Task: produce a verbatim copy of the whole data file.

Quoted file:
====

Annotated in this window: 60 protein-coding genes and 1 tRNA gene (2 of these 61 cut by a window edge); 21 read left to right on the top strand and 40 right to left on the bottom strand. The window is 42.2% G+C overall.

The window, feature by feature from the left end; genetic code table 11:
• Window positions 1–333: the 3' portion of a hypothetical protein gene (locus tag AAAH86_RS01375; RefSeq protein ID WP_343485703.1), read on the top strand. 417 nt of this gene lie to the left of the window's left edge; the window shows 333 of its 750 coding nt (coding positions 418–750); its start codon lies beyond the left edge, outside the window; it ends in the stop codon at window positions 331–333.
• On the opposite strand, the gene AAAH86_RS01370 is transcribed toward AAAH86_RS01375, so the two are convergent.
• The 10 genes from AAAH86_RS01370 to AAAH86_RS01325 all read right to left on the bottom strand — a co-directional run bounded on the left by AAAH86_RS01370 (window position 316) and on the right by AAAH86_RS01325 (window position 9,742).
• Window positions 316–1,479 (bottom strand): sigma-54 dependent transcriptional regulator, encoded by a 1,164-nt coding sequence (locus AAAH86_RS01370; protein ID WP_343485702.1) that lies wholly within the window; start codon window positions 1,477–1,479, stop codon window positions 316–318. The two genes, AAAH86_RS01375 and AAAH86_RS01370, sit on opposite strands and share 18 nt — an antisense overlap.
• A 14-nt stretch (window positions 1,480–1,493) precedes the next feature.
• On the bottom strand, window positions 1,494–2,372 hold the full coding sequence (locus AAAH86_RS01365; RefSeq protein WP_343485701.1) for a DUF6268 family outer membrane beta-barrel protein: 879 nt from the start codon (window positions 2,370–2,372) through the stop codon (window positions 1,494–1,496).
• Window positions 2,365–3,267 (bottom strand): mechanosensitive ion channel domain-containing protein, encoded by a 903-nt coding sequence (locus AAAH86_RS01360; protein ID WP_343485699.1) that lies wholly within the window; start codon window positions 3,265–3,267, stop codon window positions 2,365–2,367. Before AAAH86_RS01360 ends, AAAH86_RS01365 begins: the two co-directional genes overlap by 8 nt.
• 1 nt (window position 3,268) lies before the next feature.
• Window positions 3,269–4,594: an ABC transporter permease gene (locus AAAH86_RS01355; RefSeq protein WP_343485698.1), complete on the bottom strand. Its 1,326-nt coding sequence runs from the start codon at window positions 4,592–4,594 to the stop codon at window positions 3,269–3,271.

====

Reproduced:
Annotated in this window: 60 protein-coding genes and 1 tRNA gene (2 of these 61 cut by a window edge); 21 read left to right on the top strand and 40 right to left on the bottom strand. The window is 42.2% G+C overall.

The window, feature by feature from the left end; genetic code table 11:
• Window positions 1–333: the 3' portion of a hypothetical protein gene (locus tag AAAH86_RS01375; RefSeq protein ID WP_343485703.1), read on the top strand. 417 nt of this gene lie to the left of the window's left edge; the window shows 333 of its 750 coding nt (coding positions 418–750); its start codon lies beyond the left edge, outside the window; it ends in the stop codon at window positions 331–333.
• On the opposite strand, the gene AAAH86_RS01370 is transcribed toward AAAH86_RS01375, so the two are convergent.
• The 10 genes from AAAH86_RS01370 to AAAH86_RS01325 all read right to left on the bottom strand — a co-directional run bounded on the left by AAAH86_RS01370 (window position 316) and on the right by AAAH86_RS01325 (window position 9,742).
• Window positions 316–1,479 (bottom strand): sigma-54 dependent transcriptional regulator, encoded by a 1,164-nt coding sequence (locus AAAH86_RS01370; protein ID WP_343485702.1) that lies wholly within the window; start codon window positions 1,477–1,479, stop codon window positions 316–318. The two genes, AAAH86_RS01375 and AAAH86_RS01370, sit on opposite strands and share 18 nt — an antisense overlap.
• A 14-nt stretch (window positions 1,480–1,493) precedes the next feature.
• On the bottom strand, window positions 1,494–2,372 hold the full coding sequence (locus AAAH86_RS01365; RefSeq protein WP_343485701.1) for a DUF6268 family outer membrane beta-barrel protein: 879 nt from the start codon (window positions 2,370–2,372) through the stop codon (window positions 1,494–1,496).
• Window positions 2,365–3,267 (bottom strand): mechanosensitive ion channel domain-containing protein, encoded by a 903-nt coding sequence (locus AAAH86_RS01360; protein ID WP_343485699.1) that lies wholly within the window; start codon window positions 3,265–3,267, stop codon window positions 2,365–2,367. Before AAAH86_RS01360 ends, AAAH86_RS01365 begins: the two co-directional genes overlap by 8 nt.
• 1 nt (window position 3,268) lies before the next feature.
• Window positions 3,269–4,594: an ABC transporter permease gene (locus AAAH86_RS01355; RefSeq protein WP_343485698.1), complete on the bottom strand. Its 1,326-nt coding sequence runs from the start codon at window positions 4,592–4,594 to the stop codon at window positions 3,269–3,271.